Ask any dancer her favorite dance film, and she’s likely to name the 1948 surrealist melodrama “The Red Shoes,” about a ballerina (played by Moira Shearer) driven to self-destruction by her love of dance. Who better to adapt this gory tale for the stage than the British choreographer Matthew Bourne, who brought us a danced version of “Edward Scissorhands”? At City Center (Oct. 26-Nov. 5), the role of the aristocratic, tenderhearted, and obsessive heroine will be performed alternately by Ashley Shaw, of Bourne’s London-based company New Adventures, and N.Y.C.B.’s own drama queen Sara Mearns.

An impossible love story drawn from Persian myth lies at the heart of “Layla and Majnun,” a 1908 opera by the Azerbaijani composer Uzeyir Hajibeyli. In Mark Morris’s version (in the White Light Festival, at the Rose Theatre, Oct. 26-29), the singers and players—members of the Silk Road Ensemble—sit in the center of a tiered stage, as, all around them, dancers from the Mark Morris Dance Group reënact the story of the star-crossed lovers.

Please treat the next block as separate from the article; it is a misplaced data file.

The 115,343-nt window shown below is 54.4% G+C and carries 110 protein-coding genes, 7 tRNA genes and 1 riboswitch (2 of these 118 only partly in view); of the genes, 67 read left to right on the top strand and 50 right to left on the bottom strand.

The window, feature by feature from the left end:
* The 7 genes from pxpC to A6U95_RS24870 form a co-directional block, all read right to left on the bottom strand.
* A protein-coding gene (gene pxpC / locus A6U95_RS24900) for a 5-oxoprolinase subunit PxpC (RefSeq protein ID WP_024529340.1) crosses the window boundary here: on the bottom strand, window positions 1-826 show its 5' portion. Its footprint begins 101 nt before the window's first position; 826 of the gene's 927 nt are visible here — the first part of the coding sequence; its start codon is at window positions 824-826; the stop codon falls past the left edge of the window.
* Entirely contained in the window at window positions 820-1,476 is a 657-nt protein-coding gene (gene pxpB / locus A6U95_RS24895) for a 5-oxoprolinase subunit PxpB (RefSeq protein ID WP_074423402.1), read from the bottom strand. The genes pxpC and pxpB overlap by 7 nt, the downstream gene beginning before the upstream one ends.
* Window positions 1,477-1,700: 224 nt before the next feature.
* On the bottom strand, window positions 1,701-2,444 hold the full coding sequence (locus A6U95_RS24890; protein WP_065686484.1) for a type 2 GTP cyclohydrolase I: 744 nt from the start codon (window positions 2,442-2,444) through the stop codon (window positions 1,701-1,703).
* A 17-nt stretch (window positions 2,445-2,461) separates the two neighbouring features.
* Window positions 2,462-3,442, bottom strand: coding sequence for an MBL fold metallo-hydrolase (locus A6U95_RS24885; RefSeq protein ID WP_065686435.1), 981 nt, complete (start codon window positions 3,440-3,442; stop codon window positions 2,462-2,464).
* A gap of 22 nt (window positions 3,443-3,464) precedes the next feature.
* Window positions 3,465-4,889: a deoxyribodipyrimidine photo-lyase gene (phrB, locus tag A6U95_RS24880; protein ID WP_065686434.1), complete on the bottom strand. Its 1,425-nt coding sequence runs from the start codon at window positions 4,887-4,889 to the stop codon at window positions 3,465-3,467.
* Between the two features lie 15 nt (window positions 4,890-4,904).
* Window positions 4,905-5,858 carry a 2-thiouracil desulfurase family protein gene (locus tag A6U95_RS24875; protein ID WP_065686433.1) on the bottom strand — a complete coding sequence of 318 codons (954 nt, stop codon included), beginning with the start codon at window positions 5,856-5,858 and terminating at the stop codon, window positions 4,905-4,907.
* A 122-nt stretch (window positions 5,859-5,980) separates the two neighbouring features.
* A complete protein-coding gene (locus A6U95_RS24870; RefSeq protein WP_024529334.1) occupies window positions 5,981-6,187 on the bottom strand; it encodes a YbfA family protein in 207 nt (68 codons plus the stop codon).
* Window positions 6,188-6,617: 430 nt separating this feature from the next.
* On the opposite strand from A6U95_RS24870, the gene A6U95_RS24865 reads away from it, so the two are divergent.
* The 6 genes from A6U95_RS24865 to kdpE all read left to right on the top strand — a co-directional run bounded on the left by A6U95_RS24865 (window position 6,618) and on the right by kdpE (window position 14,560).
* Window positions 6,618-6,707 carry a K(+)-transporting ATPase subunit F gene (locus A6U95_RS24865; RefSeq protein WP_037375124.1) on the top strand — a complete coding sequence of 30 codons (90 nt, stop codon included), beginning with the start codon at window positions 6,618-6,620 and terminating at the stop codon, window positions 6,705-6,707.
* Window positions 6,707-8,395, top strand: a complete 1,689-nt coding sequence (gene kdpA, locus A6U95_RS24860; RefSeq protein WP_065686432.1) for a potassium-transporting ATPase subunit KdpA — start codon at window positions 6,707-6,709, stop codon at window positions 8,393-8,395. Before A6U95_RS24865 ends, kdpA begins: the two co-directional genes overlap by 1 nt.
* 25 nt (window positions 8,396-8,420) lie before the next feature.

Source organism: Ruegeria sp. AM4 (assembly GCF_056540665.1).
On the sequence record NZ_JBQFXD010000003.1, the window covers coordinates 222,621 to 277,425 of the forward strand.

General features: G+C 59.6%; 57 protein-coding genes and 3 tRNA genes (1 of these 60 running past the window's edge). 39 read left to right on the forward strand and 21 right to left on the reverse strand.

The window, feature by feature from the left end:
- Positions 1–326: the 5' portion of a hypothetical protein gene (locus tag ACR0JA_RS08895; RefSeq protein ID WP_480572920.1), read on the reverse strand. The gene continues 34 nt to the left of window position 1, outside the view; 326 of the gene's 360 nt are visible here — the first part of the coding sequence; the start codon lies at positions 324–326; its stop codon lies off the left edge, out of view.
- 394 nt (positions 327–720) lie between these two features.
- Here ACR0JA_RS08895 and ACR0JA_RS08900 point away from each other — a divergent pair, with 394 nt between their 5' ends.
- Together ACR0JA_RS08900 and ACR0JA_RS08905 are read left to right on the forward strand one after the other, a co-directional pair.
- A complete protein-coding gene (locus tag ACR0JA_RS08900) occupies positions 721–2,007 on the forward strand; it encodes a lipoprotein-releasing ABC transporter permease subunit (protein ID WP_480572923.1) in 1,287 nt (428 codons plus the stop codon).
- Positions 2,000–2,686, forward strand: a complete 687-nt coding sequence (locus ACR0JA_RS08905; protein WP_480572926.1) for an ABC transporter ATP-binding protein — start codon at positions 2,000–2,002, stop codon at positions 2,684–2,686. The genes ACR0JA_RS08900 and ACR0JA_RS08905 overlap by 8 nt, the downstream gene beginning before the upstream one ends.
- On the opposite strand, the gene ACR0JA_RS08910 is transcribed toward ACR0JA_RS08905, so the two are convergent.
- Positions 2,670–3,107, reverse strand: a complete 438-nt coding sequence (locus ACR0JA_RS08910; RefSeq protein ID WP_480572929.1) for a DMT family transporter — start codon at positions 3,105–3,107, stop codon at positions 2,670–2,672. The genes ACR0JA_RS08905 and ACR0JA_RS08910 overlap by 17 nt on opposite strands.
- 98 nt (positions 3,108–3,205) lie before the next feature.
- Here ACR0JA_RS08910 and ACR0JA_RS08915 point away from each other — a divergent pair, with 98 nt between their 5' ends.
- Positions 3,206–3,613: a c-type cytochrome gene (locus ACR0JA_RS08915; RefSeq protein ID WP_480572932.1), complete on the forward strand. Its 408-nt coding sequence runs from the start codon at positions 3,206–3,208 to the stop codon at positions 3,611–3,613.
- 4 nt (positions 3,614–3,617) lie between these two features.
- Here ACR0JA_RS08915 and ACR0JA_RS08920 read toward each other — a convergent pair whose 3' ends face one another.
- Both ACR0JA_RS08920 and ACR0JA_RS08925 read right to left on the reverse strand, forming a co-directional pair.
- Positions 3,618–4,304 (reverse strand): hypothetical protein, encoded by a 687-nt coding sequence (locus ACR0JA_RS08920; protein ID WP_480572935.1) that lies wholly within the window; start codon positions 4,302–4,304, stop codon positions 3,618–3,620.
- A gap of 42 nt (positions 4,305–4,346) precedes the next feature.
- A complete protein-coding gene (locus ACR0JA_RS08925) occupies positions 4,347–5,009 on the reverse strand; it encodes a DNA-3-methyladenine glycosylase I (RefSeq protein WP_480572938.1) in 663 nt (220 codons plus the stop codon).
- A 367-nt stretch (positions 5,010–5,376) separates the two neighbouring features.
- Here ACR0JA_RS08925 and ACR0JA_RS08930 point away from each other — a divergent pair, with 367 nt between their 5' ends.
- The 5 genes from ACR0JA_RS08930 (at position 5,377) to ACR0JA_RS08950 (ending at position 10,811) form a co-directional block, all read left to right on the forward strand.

In Memoriam: Trisha Brown

Last week a memorial for Trisha Brown was held at the Whitney. It was a touching event; there were not many dry eyes in the house. There were funny, and moving speeches by Laurie Anderson, Steve Paxton, Brown’s son, Adam, and others. Five dancers performed Spanish Dance, with tears in their eyes. After it ended, a screen rose, revealing the glow of the setting sun over the Hudson.
I put together some thoughts on the event for the New Yorker.

The choreographer in her prime